Richard Pryor once famously joked that “cocaine is God’s way of telling you that you have too much money.” In the SEC, the proof of that is in coaching salaries.
… When Saban took over at Alabama in 2007, he was one of four college football coaches pulling down more than $3 million per season, joining then Florida coach Urban Meyer, Oklahoma’s Bob Stoops and Texas’ Mack Brown as the highest paid coaches in the game.
Fast forward to 2011 and five SEC coaches — Saban, LSU’s Les Miles, Arkansas’ Bobby Petrino, Auburn’s Gene Chizik and Florida’s Will Muschamp — eclipsed the $3 million mark.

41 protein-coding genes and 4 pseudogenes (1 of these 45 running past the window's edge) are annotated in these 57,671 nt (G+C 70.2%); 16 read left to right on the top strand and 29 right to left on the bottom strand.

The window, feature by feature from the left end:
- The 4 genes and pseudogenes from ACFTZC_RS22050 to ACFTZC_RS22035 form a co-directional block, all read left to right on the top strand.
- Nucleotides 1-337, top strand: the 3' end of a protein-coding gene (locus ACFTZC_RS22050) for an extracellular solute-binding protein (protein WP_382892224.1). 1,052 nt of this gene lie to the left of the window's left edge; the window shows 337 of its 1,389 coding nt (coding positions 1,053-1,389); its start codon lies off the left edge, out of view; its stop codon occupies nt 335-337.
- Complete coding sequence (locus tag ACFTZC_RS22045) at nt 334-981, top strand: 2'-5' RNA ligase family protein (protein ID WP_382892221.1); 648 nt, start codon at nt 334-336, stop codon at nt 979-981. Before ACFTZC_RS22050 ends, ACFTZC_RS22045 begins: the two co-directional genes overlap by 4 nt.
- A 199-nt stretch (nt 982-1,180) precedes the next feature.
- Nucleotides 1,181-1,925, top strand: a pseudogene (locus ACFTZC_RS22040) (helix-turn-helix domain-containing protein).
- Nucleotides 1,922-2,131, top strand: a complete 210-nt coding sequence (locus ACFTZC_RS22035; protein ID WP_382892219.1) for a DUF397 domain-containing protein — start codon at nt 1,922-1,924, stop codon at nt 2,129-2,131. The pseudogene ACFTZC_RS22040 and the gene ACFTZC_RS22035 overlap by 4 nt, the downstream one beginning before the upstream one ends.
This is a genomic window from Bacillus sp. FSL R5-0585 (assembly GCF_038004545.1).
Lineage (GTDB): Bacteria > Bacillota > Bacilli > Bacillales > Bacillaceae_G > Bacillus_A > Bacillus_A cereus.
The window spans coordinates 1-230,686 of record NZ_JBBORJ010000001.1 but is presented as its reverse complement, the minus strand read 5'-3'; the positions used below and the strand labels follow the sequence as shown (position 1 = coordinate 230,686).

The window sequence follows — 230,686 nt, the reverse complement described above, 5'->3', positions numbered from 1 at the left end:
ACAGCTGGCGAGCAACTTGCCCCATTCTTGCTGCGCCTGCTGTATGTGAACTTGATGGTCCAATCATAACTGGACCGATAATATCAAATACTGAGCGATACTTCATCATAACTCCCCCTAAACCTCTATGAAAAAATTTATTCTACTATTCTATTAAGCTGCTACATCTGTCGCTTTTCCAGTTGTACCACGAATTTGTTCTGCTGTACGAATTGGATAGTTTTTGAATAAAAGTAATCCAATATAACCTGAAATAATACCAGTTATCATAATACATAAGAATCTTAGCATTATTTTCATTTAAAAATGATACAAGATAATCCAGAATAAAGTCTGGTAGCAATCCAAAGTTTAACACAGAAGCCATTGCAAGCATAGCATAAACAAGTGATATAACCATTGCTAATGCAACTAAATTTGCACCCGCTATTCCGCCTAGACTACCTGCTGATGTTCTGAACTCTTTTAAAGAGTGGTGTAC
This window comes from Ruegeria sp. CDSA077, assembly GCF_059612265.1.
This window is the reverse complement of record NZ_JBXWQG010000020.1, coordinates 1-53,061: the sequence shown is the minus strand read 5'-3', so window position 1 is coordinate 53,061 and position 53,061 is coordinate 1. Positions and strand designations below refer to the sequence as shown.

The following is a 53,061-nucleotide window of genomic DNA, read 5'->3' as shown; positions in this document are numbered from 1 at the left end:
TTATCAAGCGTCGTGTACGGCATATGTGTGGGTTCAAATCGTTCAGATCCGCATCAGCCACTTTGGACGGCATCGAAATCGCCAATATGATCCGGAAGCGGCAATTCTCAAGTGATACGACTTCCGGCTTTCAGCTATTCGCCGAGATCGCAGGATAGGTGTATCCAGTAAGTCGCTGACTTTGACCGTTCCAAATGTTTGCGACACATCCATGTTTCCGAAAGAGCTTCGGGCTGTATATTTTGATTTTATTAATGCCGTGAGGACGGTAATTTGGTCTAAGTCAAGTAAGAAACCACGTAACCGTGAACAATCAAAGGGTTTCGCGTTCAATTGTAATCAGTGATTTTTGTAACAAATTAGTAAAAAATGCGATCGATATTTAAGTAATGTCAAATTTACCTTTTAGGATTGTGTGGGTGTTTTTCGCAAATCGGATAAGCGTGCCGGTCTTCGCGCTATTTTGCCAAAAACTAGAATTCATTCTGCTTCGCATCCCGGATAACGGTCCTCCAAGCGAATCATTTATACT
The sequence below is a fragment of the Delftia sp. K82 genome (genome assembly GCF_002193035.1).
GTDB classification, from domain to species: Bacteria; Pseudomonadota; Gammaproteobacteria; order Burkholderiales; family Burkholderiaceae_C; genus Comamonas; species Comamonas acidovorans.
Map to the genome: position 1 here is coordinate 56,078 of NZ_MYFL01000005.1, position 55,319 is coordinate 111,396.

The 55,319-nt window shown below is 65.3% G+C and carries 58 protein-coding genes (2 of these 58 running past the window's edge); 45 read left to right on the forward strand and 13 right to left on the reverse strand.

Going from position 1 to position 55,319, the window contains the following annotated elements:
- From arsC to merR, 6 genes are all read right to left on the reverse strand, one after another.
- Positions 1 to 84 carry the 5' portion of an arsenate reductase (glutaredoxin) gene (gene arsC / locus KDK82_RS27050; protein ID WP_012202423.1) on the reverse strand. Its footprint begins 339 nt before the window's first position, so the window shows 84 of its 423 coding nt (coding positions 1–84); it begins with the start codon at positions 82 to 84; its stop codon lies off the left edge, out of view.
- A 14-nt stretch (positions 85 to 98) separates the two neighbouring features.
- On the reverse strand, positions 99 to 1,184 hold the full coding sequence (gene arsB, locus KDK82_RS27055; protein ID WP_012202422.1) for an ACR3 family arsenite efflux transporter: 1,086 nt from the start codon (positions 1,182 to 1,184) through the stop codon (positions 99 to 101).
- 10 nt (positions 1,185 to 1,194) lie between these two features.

That’s not five in all of college football. That’s five in the SEC alone.
Four other league coaches — Georgia’s Mark Richt, South Carolina’s Steve Spurrier, now ex-Ole Miss coach Houston Nutt and Mississippi State’s Dan Mullen — earned more than $2.5 million in 2011.
While big ticket coaches dominate headlines, most striking, to me, at least, are the salaries of some of the league’s sub-.500 coaches.
At Tennessee, Derek Dooley has a base salary of $2.1 million per season. Meanwhile, Joker Phillips is clocking $1.7 million per at basketball-crazed Kentucky.
Both enter their third seasons on the job with identical 11-14 records.
By my count, every coach in the SEC West earned north of two and a half million dollars last season. It was a good division, but it wasn’t that good.